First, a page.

The collection consists of: 2 leaves of typescript with holograph corrections of explanatory notes on the plates for "The Demon of Progress in the Arts" (1954); 10 leaves of typescript with holograph revisions of "Chapter I: The 'Do-Nothing Mode'" (about Lewis' father); 21 leaves of carbon typescript with holograph corrections of chapters 4-6 of "Painting as a Sport" ; 7 leaves of carbon typescript with holograph corrections with a note to "Mrs. Gilliat"; 3 leaves of a holograph review of Swabey's "The English Church and Usury"; 19 leaves of a typescript review with holograph corrections of Harry Slochower's "No Voice is Wholley Lost".
The fonds consists of records produced by Skelton during the course of his life and career, documenting his activities as a poet, scholar, teacher, prose fiction writer, critic, editor and white witch. Records relate to activities including his co-founding of the University of Victoria Department of Creative Writing, his editorship of "The Malahat Review", his involvement with the Lotus Press in England and the Pharos Press and Sono Nis Press in Victoria, his collaboration with Ann Saddlemyer on the "Collected Works of J. M. Synge" and "The World of W. B. Yeats", a symposium and exhibition held in 1965 honouring the centenary of Yeats' birth, and his association with such writers as Wilfred Rowland Childe and Bonamy Dobree. Skelton's correspondents include T. S. Eliot, W.H. Auden, Robert Graves, Margaret Atwood, Earle Birney, Bonamy Dobree, Paul Theroux, Kathleen Raine and many others.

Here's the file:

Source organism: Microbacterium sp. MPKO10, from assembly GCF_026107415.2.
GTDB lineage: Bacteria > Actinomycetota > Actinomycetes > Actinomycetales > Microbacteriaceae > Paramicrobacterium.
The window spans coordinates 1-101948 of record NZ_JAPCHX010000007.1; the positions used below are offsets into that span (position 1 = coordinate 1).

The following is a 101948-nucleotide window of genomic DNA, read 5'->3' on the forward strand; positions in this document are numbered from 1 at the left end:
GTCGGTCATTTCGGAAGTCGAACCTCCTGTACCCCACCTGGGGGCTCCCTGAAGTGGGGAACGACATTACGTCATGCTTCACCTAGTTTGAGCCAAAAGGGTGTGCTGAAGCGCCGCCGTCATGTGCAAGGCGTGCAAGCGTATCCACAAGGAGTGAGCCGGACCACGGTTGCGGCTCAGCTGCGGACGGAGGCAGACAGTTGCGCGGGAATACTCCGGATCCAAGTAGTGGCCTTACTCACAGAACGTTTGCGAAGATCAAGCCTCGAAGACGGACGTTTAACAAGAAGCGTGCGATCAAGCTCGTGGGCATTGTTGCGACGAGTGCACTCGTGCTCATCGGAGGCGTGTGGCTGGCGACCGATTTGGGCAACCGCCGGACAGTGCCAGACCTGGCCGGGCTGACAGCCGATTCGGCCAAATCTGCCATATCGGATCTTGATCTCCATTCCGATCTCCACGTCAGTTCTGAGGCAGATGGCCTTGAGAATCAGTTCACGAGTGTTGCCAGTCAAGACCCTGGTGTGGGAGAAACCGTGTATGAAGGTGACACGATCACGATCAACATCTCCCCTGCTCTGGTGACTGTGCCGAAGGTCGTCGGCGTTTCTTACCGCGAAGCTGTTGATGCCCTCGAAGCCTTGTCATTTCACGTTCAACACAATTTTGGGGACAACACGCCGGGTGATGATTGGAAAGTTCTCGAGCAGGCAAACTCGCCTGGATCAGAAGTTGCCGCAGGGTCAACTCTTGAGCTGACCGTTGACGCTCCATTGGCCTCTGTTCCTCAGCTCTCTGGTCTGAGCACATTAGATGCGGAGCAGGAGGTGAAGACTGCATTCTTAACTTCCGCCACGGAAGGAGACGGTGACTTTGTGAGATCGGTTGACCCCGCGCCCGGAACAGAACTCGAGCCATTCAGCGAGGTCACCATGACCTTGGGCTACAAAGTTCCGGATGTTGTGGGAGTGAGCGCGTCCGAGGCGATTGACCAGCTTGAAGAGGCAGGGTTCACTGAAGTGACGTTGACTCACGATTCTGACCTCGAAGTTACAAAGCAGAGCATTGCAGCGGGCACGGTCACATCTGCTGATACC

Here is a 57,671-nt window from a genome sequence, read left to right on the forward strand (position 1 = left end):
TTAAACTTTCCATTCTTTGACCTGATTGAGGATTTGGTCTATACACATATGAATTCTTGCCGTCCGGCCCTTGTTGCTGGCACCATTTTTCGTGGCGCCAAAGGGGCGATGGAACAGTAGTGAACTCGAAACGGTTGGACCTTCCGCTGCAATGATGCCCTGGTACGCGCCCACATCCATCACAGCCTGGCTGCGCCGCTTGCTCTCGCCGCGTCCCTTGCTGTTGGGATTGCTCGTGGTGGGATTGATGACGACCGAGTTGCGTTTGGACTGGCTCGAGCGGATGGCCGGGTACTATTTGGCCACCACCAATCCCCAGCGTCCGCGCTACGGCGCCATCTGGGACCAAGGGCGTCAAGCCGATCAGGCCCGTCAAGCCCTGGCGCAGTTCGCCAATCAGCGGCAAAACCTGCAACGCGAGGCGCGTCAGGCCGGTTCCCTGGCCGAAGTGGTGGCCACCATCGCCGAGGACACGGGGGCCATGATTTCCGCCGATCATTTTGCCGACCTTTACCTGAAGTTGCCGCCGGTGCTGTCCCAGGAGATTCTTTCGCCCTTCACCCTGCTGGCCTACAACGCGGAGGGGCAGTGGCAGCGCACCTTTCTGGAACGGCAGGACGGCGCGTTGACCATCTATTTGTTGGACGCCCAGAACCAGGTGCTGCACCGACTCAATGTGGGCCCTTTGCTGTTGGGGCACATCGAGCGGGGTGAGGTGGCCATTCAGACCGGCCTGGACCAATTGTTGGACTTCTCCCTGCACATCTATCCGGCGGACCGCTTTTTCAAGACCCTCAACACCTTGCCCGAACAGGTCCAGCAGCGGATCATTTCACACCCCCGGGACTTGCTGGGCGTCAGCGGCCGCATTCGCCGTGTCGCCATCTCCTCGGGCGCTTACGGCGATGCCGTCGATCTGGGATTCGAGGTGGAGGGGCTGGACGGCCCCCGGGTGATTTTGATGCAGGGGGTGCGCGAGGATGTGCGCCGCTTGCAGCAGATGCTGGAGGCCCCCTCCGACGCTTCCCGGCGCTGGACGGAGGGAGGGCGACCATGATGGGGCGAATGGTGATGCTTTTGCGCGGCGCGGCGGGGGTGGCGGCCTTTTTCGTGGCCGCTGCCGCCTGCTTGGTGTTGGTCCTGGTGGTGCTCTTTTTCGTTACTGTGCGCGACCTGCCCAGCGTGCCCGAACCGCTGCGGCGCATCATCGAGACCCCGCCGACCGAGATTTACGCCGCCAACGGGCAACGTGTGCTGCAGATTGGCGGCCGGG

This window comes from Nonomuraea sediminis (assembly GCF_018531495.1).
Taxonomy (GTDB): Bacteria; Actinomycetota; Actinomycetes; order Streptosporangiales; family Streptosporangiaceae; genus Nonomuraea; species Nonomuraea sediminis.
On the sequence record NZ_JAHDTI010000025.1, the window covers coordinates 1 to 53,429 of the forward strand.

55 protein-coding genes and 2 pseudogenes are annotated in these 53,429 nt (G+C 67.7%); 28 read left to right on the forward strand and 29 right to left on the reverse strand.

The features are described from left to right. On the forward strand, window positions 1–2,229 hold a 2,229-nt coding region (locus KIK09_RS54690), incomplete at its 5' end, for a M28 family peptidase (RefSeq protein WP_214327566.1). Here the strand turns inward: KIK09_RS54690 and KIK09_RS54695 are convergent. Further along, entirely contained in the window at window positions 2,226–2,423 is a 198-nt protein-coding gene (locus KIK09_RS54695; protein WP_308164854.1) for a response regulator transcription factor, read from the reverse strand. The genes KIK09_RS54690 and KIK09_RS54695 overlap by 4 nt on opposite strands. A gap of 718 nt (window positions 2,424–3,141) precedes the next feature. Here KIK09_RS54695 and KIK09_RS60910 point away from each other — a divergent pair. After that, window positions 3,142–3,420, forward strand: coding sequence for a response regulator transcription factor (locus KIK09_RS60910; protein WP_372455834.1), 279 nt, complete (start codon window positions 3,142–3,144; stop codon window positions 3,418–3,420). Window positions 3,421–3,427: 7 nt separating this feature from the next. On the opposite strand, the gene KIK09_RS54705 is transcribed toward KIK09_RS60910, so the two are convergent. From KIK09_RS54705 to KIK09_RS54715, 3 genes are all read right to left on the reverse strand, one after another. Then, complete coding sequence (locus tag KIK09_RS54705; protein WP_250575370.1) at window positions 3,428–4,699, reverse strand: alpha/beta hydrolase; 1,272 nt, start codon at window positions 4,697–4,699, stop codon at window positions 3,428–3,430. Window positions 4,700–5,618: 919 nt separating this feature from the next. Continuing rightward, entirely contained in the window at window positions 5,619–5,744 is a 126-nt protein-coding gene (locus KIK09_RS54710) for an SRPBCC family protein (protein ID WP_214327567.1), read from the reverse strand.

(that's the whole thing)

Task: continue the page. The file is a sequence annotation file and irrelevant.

The fonds consists primarily of typescript from "The Nightfishing" used for a radio broadcast; poetry worksheets for "Implements In Their Places", "Malcolm Mooney's Land", and "The Nightfishing"; correspondence with Crieff Williamson and Robin Skelton; and four notebooks, together with Robin Skelton's research notes. Also included is a typescript of "Aimed At Nobody", which was published posthumously, together with related publishing documents and correspondence. The final items are two folders of Graham's artwork and a silk screen portrait of Graham by William Featherston.
The collection consists of letters from A.R. Orage, 1933-1934, manuscripts by Armstrong for "Focus" 21, "The Literary Digest", etc. (1945-1970) plus a review, a note, and a mss for "The Poetry Review" by G.S. Fraser, 1950-1952. Also included in the collection are enclosures from "Ten Contemporaries" [1932 & 1933]. These enclosures consist of research material and correspondence: re the publication of the two volumes, and the writers included in them.
The collection consists of a handwritten letter and a typed, signed letter to Maurice Wollman. Both letters are concerned with Wollman's proposed poetry anthology. In the letters, Spender refuses to allow any of his poems to be included. There is also a portrait etching of Spender by Edgar Holloway. It is number eight of seventy-five signed copies (by the artist). It is in the style of Holloway's etching of T.S. Eliot.
The collection consists of a handwritten letter to J. G. Wilson (manager of Bumpus bookstore), sending him an early copy of her "Collected Poems"; and a handwritten letter to George Plank, together with its envelope, inviting him to "my very small tea party" and that she hopes "several of the other poets" will be there.